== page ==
But in the days of the voice of the seventh angel, when he is about to sound, the mystery of God should be finished, as He has declared to His servants the prophets” (Revelation 10:7). Chapter seven showed that there will be two groups of people who will be saved (besides those who are resurrected) when Jesus comes. The first group is the 144,000 “of all the tribes of the children of Israel” (Revelation 7:4). The angel commanded that the winds of the earth should not be released until they were sealed on their forehead (vs. 1-3). After their sealing the winds will be released, resulting in the first six trumpet plagues. The sealed 144,000 will be protected from at least some of the damage of the plagues (see 9:4 Protected by the Seal).

But there is a second group: a “great multitude,” from “all nations, tribes, peoples, and tongues”, who “come out of the great tribulation” (Revelation 7: 9, 13,14). One of the major themes of the Book of Revelation is that many of God’s people are in “Babylon,” the false religious system. God, at the very end, will reveal the truth about Babylon (“Babylon is fallen, is fallen, and has become the habitation of devils” Revelation 18:2) and will call His people out of Babylon (“Come out of her my People” v. 4). Their coming out takes place sometime during the time of trouble, because they “come out of the great tribulation.” When the great multitude are delivered from Babyon, “the mystery of God will be finished.”

First of all, the mystery will be finished “in the days of the sounding of the seventh angel.” The seventh trumpet takes place in Revelation 11:15 when “the kingdoms of this world...become the kingdoms of our Lord and of His Christ.” This verse suggests that a massive change of allegiance has taken place,[1] which is what would have to happen for a great multitude to “come out of [Babylon].”

But the verse also emphasizes the importance of the period “when he [the seventh angel] is about to sound,” in other words, the period just before the seventh trumpet. This time is described in Revelation 11:3-13, and involves the ministry of the "two witnesses." Their ministry will be presented in detail in chapter eleven, but briefly, the two witnesses symbolize those who give the last powerful testimony to the world. They are overcome and symbolically "killed" by “the beast that ascends out of the bottomless pit.” God raises them up again in the sight of “their enemies”, and “in the same hour there was a great earthquake…seven thousand people were killed [this section is highly symbolic] and the rest were afraid and gave glory to the God of heaven” (Revelation 11:13). As we will see, “the rest” are the great multitude, and it is their acceptance of the last message that is indicated by the phrase “the kingdoms of this world have become the kingdoms of our Lord and of his Christ.” This is the essence of “the mystery”.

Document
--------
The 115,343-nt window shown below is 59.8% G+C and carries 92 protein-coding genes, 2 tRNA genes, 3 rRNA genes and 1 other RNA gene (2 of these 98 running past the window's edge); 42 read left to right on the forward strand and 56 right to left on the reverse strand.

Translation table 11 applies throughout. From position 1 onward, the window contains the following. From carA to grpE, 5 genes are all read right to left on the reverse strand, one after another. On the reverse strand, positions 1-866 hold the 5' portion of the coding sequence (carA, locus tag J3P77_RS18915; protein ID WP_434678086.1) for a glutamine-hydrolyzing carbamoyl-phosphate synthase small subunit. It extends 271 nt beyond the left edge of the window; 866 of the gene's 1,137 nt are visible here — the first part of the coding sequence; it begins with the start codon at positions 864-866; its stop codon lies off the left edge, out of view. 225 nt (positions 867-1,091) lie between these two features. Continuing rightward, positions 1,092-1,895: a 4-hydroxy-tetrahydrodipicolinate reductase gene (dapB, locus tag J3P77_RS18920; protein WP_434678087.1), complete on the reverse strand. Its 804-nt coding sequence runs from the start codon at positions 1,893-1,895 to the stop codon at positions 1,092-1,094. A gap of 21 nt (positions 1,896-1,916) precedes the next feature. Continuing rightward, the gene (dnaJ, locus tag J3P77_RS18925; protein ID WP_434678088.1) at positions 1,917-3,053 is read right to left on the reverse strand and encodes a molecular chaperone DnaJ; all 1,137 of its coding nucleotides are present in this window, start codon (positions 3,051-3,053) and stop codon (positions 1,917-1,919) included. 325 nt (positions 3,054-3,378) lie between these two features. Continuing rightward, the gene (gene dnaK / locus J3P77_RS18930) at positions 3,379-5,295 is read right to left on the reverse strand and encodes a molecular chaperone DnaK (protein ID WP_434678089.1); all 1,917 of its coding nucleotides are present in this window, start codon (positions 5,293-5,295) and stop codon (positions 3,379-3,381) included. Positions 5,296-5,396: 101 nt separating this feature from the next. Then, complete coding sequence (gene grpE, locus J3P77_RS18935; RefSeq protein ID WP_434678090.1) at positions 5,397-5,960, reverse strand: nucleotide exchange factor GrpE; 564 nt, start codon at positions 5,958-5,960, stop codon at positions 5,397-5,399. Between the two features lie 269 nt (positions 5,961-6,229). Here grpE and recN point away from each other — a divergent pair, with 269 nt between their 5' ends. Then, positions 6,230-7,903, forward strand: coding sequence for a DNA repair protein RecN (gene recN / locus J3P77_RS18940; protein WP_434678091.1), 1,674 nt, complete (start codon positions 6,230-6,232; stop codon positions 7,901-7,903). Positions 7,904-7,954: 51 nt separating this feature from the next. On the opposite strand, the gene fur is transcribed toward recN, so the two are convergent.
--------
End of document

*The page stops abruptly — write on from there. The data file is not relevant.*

The “mystery” was “declared to His servants the prophets.” This is the same language that is found in Ephesians 3:3-10, “The mystery of Christ…as it has now been revealed by the Spirit to His holy apostles and prophets: that the Gentiles should be fellow heirs, of the same body, and partakers of His promise in Christ through the gospel… to make all see what is the fellowship of the the intent that now the manifold wisdom of God might be made known by the church to the principalities and powers in the heavenly places.”